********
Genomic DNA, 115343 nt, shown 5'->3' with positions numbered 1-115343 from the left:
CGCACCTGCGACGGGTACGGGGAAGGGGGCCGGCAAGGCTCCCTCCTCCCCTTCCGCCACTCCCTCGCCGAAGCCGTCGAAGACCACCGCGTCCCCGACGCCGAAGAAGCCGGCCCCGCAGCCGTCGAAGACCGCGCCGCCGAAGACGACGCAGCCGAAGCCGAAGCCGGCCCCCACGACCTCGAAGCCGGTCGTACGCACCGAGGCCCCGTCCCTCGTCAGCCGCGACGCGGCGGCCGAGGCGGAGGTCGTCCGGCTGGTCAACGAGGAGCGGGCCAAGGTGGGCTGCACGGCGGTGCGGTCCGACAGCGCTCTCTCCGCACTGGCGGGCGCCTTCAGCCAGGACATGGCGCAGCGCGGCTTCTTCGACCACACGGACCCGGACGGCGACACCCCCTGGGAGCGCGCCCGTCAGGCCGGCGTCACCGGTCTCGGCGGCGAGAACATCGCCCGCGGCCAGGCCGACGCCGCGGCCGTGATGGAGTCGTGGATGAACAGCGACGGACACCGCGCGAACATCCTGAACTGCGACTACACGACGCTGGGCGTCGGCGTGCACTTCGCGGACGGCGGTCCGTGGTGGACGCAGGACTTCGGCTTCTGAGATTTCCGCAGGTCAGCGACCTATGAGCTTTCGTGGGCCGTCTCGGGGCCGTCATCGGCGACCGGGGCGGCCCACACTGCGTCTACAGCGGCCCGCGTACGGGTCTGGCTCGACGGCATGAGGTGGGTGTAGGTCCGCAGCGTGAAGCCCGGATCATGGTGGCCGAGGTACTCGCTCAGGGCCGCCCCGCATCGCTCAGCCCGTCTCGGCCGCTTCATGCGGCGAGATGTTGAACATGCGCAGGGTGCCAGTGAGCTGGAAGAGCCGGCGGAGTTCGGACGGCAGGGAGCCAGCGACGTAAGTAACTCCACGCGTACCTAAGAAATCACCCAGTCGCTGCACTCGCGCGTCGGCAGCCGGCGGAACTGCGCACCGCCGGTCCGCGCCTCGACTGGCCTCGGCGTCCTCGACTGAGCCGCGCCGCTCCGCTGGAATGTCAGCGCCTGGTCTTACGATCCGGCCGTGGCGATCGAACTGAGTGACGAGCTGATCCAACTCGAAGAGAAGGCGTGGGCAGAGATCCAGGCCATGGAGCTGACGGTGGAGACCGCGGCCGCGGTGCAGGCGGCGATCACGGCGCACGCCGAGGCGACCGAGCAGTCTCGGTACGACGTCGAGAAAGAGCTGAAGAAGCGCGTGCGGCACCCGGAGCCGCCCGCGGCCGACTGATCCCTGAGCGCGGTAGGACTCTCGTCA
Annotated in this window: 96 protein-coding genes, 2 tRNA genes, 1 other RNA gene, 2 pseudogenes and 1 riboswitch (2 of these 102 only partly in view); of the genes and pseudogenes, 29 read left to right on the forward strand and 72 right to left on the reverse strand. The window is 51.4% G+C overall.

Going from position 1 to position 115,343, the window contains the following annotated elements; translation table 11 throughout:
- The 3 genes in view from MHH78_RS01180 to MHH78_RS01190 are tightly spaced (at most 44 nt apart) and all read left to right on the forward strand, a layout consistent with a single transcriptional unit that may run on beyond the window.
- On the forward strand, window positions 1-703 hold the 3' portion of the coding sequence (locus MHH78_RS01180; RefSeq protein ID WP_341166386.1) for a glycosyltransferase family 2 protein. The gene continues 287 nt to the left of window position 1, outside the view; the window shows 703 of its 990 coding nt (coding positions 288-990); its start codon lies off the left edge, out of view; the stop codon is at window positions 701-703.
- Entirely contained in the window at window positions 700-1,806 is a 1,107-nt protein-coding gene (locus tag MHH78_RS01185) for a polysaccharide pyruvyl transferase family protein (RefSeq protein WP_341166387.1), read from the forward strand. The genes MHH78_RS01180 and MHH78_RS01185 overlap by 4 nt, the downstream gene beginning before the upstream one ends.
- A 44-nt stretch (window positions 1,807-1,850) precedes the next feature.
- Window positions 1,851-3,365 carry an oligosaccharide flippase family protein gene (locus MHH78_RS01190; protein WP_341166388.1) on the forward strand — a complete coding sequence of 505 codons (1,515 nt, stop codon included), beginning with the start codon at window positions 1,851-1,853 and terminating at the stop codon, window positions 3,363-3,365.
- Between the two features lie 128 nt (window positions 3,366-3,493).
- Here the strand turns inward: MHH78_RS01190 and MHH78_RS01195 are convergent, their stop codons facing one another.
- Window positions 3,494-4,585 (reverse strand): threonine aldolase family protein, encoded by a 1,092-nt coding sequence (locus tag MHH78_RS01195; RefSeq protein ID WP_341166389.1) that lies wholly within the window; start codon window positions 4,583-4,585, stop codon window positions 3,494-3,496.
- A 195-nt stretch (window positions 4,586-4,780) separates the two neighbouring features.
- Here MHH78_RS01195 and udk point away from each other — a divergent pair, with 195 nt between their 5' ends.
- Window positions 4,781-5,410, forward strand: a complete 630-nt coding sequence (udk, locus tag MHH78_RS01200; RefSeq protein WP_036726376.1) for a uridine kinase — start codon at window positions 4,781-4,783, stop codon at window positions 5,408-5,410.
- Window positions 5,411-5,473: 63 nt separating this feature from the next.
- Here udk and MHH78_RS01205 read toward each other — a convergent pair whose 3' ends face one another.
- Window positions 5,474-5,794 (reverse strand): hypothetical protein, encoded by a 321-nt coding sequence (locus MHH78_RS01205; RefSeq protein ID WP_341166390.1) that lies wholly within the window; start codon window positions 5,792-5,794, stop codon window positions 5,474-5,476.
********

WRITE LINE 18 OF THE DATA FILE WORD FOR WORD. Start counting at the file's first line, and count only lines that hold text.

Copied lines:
- Window positions 5,474-5,794 (reverse strand): hypothetical protein, encoded by a 321-nt coding sequence (locus MHH78_RS01205; RefSeq protein ID WP_341166390.1) that lies wholly within the window; start codon window positions 5,792-5,794, stop codon window positions 5,474-5,476.